6 Great French Wines to Celebrate Bastille Day (and the End of Trump-Era Tariffs)

Not that we need reasons to enjoy a nice affordable wine, but here are a few just in case.
Alison McLean
Not that we need reasons to enjoy a nice affordable wine, but here are a few just in case.
July 14, Bastille Day in France, marks the beginning of the French Revolution and the end of the ancien régime and King Louis XVI. This year, we have another reason to celebrate — the end of our ancien régime, which gave us the 25% Trump tariff on French wine.

The tariff, which started in October 2019 to punish the European Union for illegal aircraft subsidies, ended this spring when the Biden Administration reached a settlement with the EU. The two sides agreed that an airplane dispute was no reason to tax wine. Prices, which had increased to cover the tariff, have started to come down, and many French wines are approaching pre-tariff prices.

So hoist the tricolor, put on your bonnets rouges and raise a glass of French wine or three in honor of the sans-culottes who stormed the Bastille. These wines will help get you started.

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From left to right: La Vieille Ferme Rose (Vineyard Brands), Château de Campuget (Dreyfus Ashby and Co.), Mont Gravet Carignan (Winesellers Ltd.), Mancey Cremant (Verity Wine Partners), Pierre Spaar (Wilson Daniels)

La Vieille Ferme Rosé

Price: about $8
Where to find: Widely available in both supermarkets and wine shops.

This pink is one of the world’s great cheap wines. It’s well made, so it doesn’t taste cheap, and it tastes like French rosé is supposed to taste — dry, fruity (strawberries?), crisp, and clean. Best yet, it’s widely available in both supermarkets and wine shops.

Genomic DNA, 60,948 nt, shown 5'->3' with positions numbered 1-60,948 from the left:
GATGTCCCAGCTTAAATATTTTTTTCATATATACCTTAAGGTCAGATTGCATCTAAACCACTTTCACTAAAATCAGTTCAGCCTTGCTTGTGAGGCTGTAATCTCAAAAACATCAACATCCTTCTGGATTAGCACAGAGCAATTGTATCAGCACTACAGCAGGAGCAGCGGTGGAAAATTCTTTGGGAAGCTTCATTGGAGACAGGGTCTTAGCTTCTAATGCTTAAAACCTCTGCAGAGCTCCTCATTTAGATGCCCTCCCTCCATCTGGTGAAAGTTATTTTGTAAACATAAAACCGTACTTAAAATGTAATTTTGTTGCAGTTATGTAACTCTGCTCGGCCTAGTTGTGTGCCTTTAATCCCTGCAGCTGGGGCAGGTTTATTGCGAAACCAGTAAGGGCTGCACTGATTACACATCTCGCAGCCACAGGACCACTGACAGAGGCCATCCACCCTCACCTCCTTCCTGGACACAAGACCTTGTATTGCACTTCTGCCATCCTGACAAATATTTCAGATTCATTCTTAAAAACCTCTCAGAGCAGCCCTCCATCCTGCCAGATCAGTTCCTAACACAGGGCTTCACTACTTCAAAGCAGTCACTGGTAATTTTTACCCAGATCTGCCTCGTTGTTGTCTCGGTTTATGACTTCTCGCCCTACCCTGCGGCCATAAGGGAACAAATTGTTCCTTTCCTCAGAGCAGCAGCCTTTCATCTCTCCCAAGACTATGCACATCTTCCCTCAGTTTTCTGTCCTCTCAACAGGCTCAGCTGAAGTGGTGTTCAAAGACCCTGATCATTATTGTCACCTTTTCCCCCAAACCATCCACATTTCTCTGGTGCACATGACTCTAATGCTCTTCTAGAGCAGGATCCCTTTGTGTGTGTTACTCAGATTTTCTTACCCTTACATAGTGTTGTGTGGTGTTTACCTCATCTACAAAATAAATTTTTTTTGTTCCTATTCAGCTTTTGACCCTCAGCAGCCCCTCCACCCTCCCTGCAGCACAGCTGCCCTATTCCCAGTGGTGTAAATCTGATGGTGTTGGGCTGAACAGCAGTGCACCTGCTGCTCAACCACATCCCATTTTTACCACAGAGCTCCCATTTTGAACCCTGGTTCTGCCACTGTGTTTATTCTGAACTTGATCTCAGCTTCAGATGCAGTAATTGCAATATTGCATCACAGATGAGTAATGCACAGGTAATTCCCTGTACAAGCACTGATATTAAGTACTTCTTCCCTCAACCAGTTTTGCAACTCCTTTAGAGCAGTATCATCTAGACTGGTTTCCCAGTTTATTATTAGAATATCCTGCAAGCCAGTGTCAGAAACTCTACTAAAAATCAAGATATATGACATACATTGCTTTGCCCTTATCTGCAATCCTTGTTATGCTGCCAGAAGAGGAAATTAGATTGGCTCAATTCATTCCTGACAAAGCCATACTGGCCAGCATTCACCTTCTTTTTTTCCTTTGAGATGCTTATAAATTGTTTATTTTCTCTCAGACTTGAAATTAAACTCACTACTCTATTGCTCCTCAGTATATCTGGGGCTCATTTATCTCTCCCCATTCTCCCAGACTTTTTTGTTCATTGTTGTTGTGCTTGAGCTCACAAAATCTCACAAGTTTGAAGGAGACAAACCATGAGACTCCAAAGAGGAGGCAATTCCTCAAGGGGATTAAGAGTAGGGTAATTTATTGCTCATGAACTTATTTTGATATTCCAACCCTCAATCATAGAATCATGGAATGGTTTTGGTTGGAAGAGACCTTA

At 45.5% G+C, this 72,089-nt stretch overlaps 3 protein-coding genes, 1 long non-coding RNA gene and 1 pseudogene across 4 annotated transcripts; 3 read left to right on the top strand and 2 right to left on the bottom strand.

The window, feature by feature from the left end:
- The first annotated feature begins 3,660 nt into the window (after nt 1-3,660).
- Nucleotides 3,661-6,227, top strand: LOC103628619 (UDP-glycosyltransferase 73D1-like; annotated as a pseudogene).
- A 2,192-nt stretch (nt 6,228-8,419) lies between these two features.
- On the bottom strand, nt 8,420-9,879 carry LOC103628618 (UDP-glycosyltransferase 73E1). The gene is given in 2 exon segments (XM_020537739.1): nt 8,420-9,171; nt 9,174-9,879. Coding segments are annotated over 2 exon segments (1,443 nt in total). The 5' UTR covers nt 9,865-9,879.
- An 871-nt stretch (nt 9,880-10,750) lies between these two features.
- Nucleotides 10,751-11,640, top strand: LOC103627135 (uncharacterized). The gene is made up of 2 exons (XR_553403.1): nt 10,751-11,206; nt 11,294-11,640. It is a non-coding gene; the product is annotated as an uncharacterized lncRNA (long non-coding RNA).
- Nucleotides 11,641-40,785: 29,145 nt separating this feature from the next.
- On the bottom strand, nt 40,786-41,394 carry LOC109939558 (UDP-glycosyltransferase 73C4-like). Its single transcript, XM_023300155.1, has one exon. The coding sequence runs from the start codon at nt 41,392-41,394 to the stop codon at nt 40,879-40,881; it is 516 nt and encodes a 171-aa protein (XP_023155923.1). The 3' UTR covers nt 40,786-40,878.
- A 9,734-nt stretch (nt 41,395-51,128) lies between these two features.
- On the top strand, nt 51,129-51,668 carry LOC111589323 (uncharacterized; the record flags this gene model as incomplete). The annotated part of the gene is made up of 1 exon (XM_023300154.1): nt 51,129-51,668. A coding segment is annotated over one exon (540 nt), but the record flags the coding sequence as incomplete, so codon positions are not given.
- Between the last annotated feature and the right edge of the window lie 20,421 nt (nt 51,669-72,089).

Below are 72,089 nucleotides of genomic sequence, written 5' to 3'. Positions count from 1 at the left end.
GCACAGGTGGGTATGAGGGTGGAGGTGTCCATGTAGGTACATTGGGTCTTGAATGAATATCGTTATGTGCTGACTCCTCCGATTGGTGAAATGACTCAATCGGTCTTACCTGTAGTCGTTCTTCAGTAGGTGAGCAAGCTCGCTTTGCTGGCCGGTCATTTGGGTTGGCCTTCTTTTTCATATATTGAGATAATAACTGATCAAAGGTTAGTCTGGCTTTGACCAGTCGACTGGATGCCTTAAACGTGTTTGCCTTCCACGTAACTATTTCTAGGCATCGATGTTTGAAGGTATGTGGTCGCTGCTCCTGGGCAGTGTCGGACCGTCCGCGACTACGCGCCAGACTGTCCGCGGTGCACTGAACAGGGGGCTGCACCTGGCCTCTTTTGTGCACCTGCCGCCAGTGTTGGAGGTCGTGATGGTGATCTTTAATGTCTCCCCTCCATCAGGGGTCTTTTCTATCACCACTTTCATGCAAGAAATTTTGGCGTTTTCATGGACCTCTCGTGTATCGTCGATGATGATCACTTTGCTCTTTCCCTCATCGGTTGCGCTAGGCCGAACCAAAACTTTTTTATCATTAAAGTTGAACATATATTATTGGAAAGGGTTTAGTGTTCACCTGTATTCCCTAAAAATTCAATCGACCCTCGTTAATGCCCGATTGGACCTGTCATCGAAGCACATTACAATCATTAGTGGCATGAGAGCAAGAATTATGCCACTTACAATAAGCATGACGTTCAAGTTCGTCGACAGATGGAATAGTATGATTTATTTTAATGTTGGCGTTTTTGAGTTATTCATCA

Château de Campuget Rosé

Price: about $12
Where to find: Central Market

Call this the Ferme’s big brother — a little more sophisticated and even a little savory, featuring red berry fruit. It’s bone dry and delicious.

Brumes De Gascogne Blanc

Price: about $12
Where to find: Spec's

This white is from Gascony in southwest France, a region best known for d’Artagnan of The Three Musketeers. As such, few know about the tremendous quality of inexpensive Gascon wine. They’re fresh, dry, low in alcohol, and have some combination of tart apple and soft lime fruit. Almost any Gascon white is worth buying.

Mont Gravet Carignan

Price: about $10
Where to find: Central Market

One of the keys to finding quality cheap wine is to look for labels made with lesser-known grapes. Hence, the Mont Gravet, which is made with carignan and is almost unheard of outside of parts of France. It has black fruit (figs perhaps?), an earthy kind of something or other, some spice and soft tannins, the chemical in red wine that can taste astringent.

Pierre Spaar Cremant

Price: about $20
Where to find: Total Wine & More

Sparkling wine from Alsace in eastern France is also called cremant and also offers fine value. It’s not quite as tart or zippy as Champagne since it uses different grapes. This wine, from a top producer, can taste of apples but still has terrific bubbles and that creamy sparkling wine feel in the mouth.

Mancey Cremant De Bourgogne

Price: about $18
Where to find: Pogo's

Champagne is some of the most expensive wine in the world, with many bottles costing $100 or more. Hence, look for sparkling wine made in France that isn’t from the Champagne region. This bubbly, called a cremant because it comes from Burgundy near Champagne, offers Champagne-like quality at one-third of the price. That means apple and citrus fruit, tight bubbles, and an almost rich feel in the mouth.